I warp my covert Proteus strategic cruiser to our tower and swap it for the Golem marauder. I check that the Golem has enough cruise missiles in its hold for some Sleeper combat, realise that I have no idea how much 'enough' is and just guess that a thousand or so will probably do, and warp out of the tower to engage the Sleepers in the combat anomaly.

Once in the site, I start locking on to the Sleepers, activate the marauder's bastion mode, and launch the silly mobile tractor unit. That should keep me going for a bit, as I can shoot, loot, and salvage whilst updating my directional scanner and pinging the discovery scanner almost on automatic. As long as nothing comes along, I should be fine. That lets me consider the drones.

Shooting Sleepers in a Golem marauder

Not the Sleeper drones, no. Oblivion's drones. They were pretty cool, overall. The drones were nicely designed and nicely realised, exuding power and efficiency, combined with an effective lack of humanity that made them quite threatening if you were on the wrong side of them. Which makes the final confrontation in the human base all the more disappointing.

The drones come in to the base and all the humans scatter from these death machines. Quite rightly so, as the drones' power and efficiency are no better highlighted than in this climactic scene. The drones move and shoot, shoot and move, guns blazing almost continually, picking out new targets and firing without hesitation. Being awesome units, they move in three-dimensions and can fire in a direction independent of their movement. They were ripping through the base quite ruthlessly. Very cool so far.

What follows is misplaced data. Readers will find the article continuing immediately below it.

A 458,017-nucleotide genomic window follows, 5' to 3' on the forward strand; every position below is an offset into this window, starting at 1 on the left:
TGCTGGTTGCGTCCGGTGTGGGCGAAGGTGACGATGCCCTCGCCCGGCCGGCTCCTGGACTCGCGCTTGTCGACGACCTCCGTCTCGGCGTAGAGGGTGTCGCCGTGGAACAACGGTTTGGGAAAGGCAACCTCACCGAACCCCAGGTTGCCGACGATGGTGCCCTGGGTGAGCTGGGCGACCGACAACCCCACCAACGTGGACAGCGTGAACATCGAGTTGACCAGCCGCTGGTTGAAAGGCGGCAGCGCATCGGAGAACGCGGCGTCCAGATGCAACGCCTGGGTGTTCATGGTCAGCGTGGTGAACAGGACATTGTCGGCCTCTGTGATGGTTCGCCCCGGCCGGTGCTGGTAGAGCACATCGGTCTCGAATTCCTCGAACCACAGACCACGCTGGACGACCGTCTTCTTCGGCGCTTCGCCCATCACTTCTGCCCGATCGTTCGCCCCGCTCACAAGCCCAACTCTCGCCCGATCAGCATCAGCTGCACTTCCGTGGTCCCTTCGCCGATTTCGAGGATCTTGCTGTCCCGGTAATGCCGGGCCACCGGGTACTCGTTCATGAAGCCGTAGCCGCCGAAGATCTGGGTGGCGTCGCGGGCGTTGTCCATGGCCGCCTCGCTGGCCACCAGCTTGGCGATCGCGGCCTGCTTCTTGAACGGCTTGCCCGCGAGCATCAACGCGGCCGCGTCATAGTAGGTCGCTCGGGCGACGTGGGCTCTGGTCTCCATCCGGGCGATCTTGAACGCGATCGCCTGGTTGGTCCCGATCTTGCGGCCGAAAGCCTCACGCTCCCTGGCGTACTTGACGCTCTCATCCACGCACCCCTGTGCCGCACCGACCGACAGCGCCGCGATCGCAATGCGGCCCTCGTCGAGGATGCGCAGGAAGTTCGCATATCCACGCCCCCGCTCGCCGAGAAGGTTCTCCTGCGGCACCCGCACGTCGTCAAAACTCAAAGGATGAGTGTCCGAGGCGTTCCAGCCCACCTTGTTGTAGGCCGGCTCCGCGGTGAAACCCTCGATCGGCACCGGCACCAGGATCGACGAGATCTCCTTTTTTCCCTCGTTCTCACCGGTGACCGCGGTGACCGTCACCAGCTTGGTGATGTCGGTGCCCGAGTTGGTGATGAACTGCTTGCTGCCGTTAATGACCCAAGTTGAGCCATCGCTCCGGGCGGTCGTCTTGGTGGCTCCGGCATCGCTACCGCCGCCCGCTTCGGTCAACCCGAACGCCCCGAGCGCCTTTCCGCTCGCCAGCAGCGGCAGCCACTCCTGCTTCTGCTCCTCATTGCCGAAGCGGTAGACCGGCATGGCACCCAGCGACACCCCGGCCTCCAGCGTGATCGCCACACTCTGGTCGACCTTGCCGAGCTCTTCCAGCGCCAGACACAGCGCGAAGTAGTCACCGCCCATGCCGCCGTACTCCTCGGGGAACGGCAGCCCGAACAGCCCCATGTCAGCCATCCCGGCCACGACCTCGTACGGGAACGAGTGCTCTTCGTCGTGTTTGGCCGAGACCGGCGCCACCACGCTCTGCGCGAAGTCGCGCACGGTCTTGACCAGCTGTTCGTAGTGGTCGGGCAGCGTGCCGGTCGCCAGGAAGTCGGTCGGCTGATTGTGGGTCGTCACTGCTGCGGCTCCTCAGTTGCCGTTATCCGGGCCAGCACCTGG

This move-and-fire threat makes the drones deadly. That is, until the plot threatens the action. One drone chases after Julia Harper, and catches up with her in dead-end room, along with a couple of dozen other humans. Inexplicably, for an automated drone with no conscience and an already displayed penchence for wiping out the human race, the drone doesn't just gun everyone down and move on, it instead moves very slowly towards the humans, apparently highlighting each one in turn with a targeting laser.

The drone doesn't do what it's been doing up to this point and instead changes its entire behaviour to give Jack Harper time to appear, aim, and shoot the drone, destroying it at the speed of plot. It's really quite disappointing how obvious this trope is, considering how brutal and efficient the drones are shown to be, not twenty seconds earlier.

Anyway, the Sleepers don't act out of character for Sleepers. They trundle in to range as quick as they can, keep their range based on ship type, and shoot and apply electronic warfare as normal. I pop each one as normal too, no one coming to interrupt me, and no new signatures appearing on the discovery scanner. All the wrecks are looted and salvaged, and I bring back a cool eighty million ISK in plunder to our hangar.

Finishing the fitting

15th August 2014 – 5.45 pm

Back through class 3 w-space, out to low-sec, across to a wormhole in to a different class 3 system, and warp across that to our K162. I jump home, having passed through inactive and rather dull systems, fully planning to go off-line. So it is that I'm caught rather unawares to hear the wormhole crackle seconds after I've moved away from it and activated my cloak.

Not entirely sure what has followed me through, if indeed it has followed me, I turn my Proteus strategic cruiser around to approach the wormhole once more. As I do, a Helios covert operations boat decloaks, accelerates, and warps away. I don't suppose he was following me, and perhaps is entirely unaware of not only my recent transit through the wormhole but even my presence in the constellation. Sometimes w-space still holds surprises.

Helios jumps in to our home system seconds behind me

I see the direction the Helios warps, and the silly discovery scanner shows me a new signature in our home system. The Helios hasn't scanned his way in from our neighbouring C3 or low-sec, but scanned his way out from deeper in to the constellation. I wasn't planning on staying in space much past this point in the evening, but popping the empty shuttle in C3b has given me an aggression timer. I may have completely forgotten about that when I took a swipe at the empty, abandoned, inexpensive ship. That means I'm here for another twelve minutes or so, I may as well make use of my time.